Continue reading “Move 3 (cont’d): Reading laterally on recent studies”
Most studies are data points–emerging evidence that lends weight to one conclusion or another but does not resolve questions definitively. What we want as a fact-checker is not data points, but the broad consensus of experts. And the broad consensus of experts is rare.Mike Caulfield, Chapter 20
Continue reading “Move 2: Go upstream”
Going upstream means following a piece of content to its true source, and beginning your analysis there. Your first question when looking at a claim on a page should be “Where did this come from, and who produced it?” The answer quite often has very little to do with the website you are looking at.Chapter 10 of Web Literacy for Student Fact-Checkers
Today we will be busy talking about emotional+sharable content and practicing Caulfield’s first move by finding previous facts-checks and Wikipedia notes.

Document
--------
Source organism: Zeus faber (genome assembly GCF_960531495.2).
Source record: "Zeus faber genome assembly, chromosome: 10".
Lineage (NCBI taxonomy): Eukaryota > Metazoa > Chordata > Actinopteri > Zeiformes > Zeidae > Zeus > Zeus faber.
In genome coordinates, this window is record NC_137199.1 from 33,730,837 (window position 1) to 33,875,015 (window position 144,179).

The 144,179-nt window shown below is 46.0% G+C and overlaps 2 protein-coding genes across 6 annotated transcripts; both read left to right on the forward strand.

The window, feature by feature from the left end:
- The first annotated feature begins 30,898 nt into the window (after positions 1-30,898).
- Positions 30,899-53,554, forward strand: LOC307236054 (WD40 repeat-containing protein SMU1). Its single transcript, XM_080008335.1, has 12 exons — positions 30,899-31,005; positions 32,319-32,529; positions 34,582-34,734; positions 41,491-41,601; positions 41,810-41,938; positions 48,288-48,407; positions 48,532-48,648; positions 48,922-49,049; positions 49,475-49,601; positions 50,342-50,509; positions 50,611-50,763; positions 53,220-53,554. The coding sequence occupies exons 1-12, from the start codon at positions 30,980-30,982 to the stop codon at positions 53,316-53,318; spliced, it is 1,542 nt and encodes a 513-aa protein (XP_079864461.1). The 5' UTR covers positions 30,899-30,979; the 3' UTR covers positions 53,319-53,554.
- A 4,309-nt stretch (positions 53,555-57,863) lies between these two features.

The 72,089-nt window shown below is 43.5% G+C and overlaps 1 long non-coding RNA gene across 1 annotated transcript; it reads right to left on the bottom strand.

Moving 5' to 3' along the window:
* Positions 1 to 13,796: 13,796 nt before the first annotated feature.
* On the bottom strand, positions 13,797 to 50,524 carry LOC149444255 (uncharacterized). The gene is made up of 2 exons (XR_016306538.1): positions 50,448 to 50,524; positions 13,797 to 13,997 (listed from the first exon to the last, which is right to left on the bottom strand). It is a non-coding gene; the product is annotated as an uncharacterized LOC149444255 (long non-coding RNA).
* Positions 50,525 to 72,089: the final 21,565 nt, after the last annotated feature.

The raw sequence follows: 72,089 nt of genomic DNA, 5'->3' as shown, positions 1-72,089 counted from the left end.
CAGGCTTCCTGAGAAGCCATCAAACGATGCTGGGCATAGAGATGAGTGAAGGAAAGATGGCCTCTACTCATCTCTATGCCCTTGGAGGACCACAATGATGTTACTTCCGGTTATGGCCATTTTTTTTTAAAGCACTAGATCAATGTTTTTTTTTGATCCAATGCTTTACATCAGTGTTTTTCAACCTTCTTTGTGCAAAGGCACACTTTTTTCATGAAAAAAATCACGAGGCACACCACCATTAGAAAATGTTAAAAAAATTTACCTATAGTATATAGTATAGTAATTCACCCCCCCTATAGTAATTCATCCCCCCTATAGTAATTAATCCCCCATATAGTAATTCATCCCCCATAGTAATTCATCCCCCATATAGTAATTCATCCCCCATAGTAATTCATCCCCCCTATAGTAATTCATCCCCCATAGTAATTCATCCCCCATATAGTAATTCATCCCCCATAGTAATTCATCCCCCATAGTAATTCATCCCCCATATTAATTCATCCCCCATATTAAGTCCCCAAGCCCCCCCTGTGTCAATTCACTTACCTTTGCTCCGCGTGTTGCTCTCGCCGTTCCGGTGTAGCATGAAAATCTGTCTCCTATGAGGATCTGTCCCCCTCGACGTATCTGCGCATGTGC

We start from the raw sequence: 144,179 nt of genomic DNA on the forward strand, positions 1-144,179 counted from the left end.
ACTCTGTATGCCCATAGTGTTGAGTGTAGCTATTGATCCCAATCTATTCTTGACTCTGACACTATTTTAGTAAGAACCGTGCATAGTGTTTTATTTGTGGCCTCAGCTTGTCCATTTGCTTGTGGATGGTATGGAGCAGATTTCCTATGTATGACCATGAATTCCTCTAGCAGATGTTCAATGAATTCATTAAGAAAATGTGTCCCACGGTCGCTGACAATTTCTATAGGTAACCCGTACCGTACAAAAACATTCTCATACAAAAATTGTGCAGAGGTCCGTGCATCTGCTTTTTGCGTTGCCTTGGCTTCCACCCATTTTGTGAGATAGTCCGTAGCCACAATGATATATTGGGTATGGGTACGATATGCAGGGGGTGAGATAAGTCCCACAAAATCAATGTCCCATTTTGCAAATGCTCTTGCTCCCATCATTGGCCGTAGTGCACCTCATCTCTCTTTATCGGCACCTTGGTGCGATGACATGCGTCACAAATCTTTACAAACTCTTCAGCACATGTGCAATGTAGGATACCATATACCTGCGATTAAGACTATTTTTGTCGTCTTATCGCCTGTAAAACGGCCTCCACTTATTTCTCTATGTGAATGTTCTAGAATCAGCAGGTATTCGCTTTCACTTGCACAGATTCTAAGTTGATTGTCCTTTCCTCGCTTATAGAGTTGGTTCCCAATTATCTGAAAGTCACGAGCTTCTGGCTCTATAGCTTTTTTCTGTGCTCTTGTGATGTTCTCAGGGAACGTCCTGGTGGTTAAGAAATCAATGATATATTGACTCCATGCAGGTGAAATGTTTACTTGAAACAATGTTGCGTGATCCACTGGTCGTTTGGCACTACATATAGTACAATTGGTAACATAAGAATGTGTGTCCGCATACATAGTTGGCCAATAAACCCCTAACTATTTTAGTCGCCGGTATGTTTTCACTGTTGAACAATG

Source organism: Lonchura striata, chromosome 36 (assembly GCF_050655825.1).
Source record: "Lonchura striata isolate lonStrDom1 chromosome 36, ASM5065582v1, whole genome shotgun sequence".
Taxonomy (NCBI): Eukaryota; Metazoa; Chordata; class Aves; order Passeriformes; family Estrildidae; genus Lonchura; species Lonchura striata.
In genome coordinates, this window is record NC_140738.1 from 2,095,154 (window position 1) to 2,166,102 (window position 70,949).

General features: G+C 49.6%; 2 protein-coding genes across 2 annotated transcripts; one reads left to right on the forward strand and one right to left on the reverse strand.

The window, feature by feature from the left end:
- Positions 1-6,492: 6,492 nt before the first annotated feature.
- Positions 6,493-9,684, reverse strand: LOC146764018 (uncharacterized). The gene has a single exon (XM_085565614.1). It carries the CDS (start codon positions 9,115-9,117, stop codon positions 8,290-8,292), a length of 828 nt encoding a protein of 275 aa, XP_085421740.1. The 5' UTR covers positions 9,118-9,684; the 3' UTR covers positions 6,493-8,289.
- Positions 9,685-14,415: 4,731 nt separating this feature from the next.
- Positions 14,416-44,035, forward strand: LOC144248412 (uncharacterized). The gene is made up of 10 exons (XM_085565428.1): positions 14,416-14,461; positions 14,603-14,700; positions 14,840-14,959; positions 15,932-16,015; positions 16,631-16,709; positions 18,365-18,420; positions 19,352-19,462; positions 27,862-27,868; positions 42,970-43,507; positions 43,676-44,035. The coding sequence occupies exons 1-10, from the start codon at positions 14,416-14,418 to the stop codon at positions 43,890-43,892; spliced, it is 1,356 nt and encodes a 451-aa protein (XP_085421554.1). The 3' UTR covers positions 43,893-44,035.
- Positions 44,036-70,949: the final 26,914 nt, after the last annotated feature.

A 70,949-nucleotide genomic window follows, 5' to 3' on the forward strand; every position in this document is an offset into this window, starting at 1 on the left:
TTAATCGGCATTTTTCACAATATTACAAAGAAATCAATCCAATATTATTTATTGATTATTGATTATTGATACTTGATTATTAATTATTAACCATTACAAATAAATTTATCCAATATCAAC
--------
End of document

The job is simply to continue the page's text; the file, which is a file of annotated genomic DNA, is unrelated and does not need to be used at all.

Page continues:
But first, let’s look at the schedule for our conferences for tomorrow: [link to schedule]. Even if you are scheduled for a conference during our class time, you’ll have time to work. Plan to do so independently: either on Fact-check #1, your assigned reading for Monday, or by bettering your WordPress site. If you find the room distracting, you are welcome to move to room 189.
When meeting with me, be ready by having your draft loaded and shared with me on Google Docs. We’ll read through the draft together a few times, looking for opportunities to add edits and comments, ultimately developing a plan for revision. You’ll then develop the draft from Google Docs into your first post on WordPress, which we’ll look at again next week.Continue reading “Move 1: Looking for previous work”
- Ask me three questions about the syllabus.
- Digital Bingo.
- Roster/schedule check for conferences tomorrow.